- Some young farmers are fortunate to have family financial situations behind them that mean they’re helped to get going from scratch with family investments.
    - Other young farmers are able to work their way in over time….as hired hands on farms, usually taking significant pay cuts to in exchange for growing shares in the farm over time. I’ve seen this work for farms taking on younger family members, and also for others taking on keen new farmers that are in no way related to the original owners.
    - Most provinces have a “new entrant” programs to assist those wishing to start in dairying by providing quota matches for a set term for what’s purchased by the new farmer.
    - There are also farmers starting on their own without financial support from family, investors, existing farmers, new entrant programs, etc.because they’ve saved their pennies for years to build enough equity for a down payment to get started.

    There are certainly younger farmers getting into dairy, and it’s having an impact as I watch the influence of young farmers pulling the average age of dairy farmers down (younger) than the average age for farmers overall in Canada.

    There aren’t droves of folks starting into the sector…but it’s not just dairy farming. It’s tough to find young folks that are willing to work the long hours, 365 days and make the commitment that’s need with any type of farming.

    Plus, once young farmers get their foot in the door, it doesn’t mean it’s smooth sailing. Sure supply management stabilizes the income side of the equation….margins are still tight as expenses creep up for fuel, feed, fertilizer. If the farm can afford it, labour is still hard to find…few folks really want to be hired to do intense manual labour and to work long hours, weekends, holidays, help put in crops on those perfect beach days etc. There’s also the effect of mother nature – a bad crop year where there’s little, no, or poor quality feed can have huge impacts on milk production. That’s why you see farmers investing in technologies and finding ways to be more efficient and entrepreneurial to reduce their business risks.

    It may take a serious commitment to get into the dairy industry, there are certainly young farmers stepping up and succeeding.

  8. Kim We also get very little of the consumer dollar on our products, I believe 5-7 cents of a loave of bread in the store and in your example for sure even less when sold in a restaurant for they are another middleman. For beef it depends on the cut of beef sold, but not as good as it once was. Not sure where you live but in our US travels 4 years ago and longer when we went to the US sometimes on a monthly basis for doctor appointments we always brought milk back at way cheaper levels. I can’t speak for today prices but we will be going down again in the new year, I will have to look into it. Our closests store in the US is 1 1/2 hours away. Having quota in the CWB and only growing what Canadians need, don’t export any grain would be great, same goes for beef. Control production. Not sure how all the JOBS LOST in the export business, also gov’t taxes from income tax to city taxes would change things. I think in this economic environment that wouldn’t go over very well. But like you say being able to calculate how to cover your expenses would be so much easier. My question to you is would we have the supply managements support in putting such a plan in place? Who do we talk to to get this started? I think getting your people talking to our grain, cattle and pulse crop organizations and for sure Gerry Ritz, Stephen Harper, etc. would be a great start.Personally the idea of a stable and predictable income every month would be great. Lets get started today.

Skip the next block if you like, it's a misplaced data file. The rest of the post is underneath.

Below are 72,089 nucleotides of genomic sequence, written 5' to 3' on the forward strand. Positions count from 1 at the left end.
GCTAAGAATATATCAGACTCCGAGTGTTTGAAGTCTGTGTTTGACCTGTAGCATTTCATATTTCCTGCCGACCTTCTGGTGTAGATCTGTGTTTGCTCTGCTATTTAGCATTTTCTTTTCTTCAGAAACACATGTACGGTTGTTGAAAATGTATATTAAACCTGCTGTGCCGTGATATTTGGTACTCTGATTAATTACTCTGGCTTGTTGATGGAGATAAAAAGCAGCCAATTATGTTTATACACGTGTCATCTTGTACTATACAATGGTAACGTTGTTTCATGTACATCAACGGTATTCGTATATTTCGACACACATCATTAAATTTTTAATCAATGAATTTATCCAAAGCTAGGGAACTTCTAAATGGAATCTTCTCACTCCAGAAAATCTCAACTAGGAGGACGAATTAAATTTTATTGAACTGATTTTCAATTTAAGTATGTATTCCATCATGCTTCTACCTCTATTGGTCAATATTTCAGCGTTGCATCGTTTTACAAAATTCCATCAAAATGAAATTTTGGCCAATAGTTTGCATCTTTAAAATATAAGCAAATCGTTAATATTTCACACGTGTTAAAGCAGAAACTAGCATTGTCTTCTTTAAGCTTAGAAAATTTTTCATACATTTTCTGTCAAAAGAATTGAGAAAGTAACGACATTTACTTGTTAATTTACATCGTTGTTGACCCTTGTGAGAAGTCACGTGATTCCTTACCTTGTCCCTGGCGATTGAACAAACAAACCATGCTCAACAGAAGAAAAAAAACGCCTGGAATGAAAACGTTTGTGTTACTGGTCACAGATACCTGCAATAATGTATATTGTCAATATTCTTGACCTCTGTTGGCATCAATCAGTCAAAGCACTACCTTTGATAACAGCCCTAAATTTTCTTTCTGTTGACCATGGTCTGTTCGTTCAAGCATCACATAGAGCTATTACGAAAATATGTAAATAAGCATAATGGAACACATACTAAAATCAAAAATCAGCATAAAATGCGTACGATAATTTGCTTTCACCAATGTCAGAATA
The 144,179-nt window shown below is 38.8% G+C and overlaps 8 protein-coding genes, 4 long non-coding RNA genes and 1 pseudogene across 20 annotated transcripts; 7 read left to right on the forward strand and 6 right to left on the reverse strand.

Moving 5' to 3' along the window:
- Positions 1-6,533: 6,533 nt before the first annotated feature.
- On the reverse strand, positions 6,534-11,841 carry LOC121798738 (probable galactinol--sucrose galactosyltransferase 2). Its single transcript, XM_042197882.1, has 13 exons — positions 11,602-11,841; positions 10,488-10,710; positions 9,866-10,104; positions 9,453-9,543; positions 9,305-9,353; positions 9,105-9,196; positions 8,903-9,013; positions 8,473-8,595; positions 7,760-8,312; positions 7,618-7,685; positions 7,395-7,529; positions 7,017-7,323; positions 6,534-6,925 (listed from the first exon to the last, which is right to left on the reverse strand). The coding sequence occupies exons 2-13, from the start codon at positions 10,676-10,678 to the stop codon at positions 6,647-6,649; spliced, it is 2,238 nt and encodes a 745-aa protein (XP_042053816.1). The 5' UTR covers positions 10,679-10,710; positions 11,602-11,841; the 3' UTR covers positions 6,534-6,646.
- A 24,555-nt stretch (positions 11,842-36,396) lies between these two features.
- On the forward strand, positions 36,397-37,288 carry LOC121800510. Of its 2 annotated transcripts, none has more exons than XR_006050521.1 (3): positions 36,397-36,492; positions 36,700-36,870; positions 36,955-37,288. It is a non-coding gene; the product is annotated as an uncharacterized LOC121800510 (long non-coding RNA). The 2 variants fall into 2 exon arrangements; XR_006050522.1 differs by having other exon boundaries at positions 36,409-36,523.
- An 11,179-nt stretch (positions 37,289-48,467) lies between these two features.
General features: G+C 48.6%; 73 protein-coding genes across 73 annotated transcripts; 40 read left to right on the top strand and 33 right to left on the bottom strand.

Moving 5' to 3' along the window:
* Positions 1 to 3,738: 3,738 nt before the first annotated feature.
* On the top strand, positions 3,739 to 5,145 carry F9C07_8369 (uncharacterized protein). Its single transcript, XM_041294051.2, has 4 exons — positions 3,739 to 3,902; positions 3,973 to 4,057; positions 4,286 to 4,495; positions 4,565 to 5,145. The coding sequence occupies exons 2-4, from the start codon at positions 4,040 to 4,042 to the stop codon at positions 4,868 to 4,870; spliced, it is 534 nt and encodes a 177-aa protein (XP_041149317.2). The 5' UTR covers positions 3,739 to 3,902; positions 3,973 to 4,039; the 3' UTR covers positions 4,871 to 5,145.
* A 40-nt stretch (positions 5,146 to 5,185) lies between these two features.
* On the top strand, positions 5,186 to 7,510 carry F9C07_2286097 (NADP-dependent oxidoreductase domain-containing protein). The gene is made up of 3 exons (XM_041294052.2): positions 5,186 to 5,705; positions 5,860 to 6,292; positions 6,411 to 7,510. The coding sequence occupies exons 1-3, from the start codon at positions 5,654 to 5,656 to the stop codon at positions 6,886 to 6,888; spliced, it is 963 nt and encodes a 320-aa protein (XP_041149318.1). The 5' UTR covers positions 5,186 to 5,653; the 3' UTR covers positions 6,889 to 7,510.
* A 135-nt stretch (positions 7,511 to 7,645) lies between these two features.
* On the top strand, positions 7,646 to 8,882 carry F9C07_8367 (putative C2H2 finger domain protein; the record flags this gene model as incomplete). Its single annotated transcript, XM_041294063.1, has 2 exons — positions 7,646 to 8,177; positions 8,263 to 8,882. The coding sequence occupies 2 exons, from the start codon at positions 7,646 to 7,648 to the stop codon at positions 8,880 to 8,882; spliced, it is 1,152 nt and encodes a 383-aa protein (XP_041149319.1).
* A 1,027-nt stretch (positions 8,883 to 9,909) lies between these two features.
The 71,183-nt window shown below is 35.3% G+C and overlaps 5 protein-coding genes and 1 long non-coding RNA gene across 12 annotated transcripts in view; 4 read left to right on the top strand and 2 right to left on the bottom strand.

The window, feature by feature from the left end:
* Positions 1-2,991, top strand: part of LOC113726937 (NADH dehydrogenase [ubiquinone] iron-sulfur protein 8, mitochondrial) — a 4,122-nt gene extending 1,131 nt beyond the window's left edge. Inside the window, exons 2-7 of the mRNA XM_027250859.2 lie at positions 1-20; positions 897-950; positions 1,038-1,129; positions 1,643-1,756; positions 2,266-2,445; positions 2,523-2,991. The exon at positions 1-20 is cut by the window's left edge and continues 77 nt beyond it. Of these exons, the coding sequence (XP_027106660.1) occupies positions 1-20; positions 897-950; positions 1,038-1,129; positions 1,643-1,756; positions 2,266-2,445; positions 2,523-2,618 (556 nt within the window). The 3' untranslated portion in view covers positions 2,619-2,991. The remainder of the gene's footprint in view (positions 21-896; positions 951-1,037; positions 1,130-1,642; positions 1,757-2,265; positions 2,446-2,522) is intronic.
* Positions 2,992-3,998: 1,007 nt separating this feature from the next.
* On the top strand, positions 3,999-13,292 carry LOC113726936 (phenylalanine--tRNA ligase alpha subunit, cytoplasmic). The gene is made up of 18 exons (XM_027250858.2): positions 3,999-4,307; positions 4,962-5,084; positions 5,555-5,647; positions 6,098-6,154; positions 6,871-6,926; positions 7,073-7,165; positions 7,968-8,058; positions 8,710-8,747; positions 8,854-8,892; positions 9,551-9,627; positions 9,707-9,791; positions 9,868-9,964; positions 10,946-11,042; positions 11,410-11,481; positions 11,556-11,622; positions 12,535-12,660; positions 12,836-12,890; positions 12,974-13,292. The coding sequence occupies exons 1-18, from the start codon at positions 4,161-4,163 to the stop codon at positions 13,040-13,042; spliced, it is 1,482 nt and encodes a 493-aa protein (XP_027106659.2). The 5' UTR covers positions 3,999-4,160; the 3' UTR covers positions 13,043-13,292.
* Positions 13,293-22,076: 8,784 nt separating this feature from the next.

9. Kim Have not heard your response to my questions, is the truth sometimes to hard to face. The US today due to its low dollar is having record exports not only in beef and pork but also in chicken. When our dollar was at 65 cent to the US, just imagine all the jobs from producers to processers, tranportation, etc. Canada could of build in those years that would be paid for adding more stable market for grain farmers today. I have cattle yet havn’t and will not grow feed grain to feed them again (4 years now),why when oilseed and pulse crop prices are so high. We have lost our local fed inspected packer, not able to get into supply mangement where the money is so I have moved on. I love biofuels, and if it now kills the supply mangement industry due to high feed costs, along with our cattle and pork industry so be it. After decades of living on the edge it my time to update not only my machines but also personal life with things others have taken granted for years.